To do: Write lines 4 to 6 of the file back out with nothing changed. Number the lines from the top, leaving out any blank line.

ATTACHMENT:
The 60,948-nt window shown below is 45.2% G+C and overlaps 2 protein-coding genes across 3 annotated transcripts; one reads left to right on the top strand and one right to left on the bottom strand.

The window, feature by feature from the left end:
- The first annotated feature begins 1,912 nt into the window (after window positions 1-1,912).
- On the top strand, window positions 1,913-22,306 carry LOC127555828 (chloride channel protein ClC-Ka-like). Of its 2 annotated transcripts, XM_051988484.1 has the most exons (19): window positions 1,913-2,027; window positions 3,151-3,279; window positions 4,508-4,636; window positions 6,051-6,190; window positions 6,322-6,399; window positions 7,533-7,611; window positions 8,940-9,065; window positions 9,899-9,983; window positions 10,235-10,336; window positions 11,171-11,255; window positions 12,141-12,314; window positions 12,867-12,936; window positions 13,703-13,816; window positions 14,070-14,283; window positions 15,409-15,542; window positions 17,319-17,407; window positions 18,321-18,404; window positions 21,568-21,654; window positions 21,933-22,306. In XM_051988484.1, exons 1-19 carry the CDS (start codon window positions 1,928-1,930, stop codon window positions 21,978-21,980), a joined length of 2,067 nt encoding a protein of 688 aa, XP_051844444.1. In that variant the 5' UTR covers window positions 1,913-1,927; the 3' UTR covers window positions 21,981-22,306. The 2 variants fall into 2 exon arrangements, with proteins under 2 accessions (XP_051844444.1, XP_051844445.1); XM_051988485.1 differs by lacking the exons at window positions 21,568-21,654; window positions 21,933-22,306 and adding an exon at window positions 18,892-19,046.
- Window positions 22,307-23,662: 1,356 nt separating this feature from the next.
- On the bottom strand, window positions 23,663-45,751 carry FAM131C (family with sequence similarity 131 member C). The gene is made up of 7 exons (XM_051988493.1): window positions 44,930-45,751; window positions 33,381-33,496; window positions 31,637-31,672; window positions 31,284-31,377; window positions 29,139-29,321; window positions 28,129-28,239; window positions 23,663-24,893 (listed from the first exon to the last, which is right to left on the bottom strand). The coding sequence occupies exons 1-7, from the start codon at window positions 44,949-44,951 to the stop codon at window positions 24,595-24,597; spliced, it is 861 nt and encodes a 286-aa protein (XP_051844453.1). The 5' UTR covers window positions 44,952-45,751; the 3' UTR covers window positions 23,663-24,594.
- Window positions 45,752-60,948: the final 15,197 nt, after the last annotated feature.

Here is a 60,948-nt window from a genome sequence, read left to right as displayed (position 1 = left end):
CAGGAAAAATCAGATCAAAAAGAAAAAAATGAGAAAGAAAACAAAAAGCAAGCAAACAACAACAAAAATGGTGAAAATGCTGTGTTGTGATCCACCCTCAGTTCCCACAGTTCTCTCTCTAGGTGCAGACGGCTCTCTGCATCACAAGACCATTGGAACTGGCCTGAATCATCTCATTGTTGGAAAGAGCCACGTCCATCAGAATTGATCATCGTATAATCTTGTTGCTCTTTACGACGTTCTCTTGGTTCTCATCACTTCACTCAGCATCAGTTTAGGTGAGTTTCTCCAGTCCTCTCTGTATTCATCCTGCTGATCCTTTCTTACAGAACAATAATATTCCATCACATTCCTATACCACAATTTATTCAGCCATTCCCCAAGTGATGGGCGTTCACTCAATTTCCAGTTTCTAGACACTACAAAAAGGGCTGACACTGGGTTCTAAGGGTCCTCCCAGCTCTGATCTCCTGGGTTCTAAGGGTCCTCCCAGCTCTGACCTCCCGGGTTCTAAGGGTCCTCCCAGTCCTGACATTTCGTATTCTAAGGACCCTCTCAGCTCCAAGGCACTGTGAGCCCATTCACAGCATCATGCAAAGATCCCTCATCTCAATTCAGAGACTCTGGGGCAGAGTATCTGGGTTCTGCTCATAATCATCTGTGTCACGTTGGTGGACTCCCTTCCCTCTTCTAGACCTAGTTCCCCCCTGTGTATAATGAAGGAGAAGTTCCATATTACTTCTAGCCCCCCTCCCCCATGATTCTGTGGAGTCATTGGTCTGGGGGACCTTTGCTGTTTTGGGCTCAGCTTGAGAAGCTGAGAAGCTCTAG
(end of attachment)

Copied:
- On the top strand, window positions 1,913-22,306 carry LOC127555828 (chloride channel protein ClC-Ka-like). Of its 2 annotated transcripts, XM_051988484.1 has the most exons (19): window positions 1,913-2,027; window positions 3,151-3,279; window positions 4,508-4,636; window positions 6,051-6,190; window positions 6,322-6,399; window positions 7,533-7,611; window positions 8,940-9,065; window positions 9,899-9,983; window positions 10,235-10,336; window positions 11,171-11,255; window positions 12,141-12,314; window positions 12,867-12,936; window positions 13,703-13,816; window positions 14,070-14,283; window positions 15,409-15,542; window positions 17,319-17,407; window positions 18,321-18,404; window positions 21,568-21,654; window positions 21,933-22,306. In XM_051988484.1, exons 1-19 carry the CDS (start codon window positions 1,928-1,930, stop codon window positions 21,978-21,980), a joined length of 2,067 nt encoding a protein of 688 aa, XP_051844444.1. In that variant the 5' UTR covers window positions 1,913-1,927; the 3' UTR covers window positions 21,981-22,306. The 2 variants fall into 2 exon arrangements, with proteins under 2 accessions (XP_051844444.1, XP_051844445.1); XM_051988485.1 differs by lacking the exons at window positions 21,568-21,654; window positions 21,933-22,306 and adding an exon at window positions 18,892-19,046.
- Window positions 22,307-23,662: 1,356 nt separating this feature from the next.
- On the bottom strand, window positions 23,663-45,751 carry FAM131C (family with sequence similarity 131 member C). The gene is made up of 7 exons (XM_051988493.1): window positions 44,930-45,751; window positions 33,381-33,496; window positions 31,637-31,672; window positions 31,284-31,377; window positions 29,139-29,321; window positions 28,129-28,239; window positions 23,663-24,893 (listed from the first exon to the last, which is right to left on the bottom strand). The coding sequence occupies exons 1-7, from the start codon at window positions 44,949-44,951 to the stop codon at window positions 24,595-24,597; spliced, it is 861 nt and encodes a 286-aa protein (XP_051844453.1). The 5' UTR covers window positions 44,952-45,751; the 3' UTR covers window positions 23,663-24,594.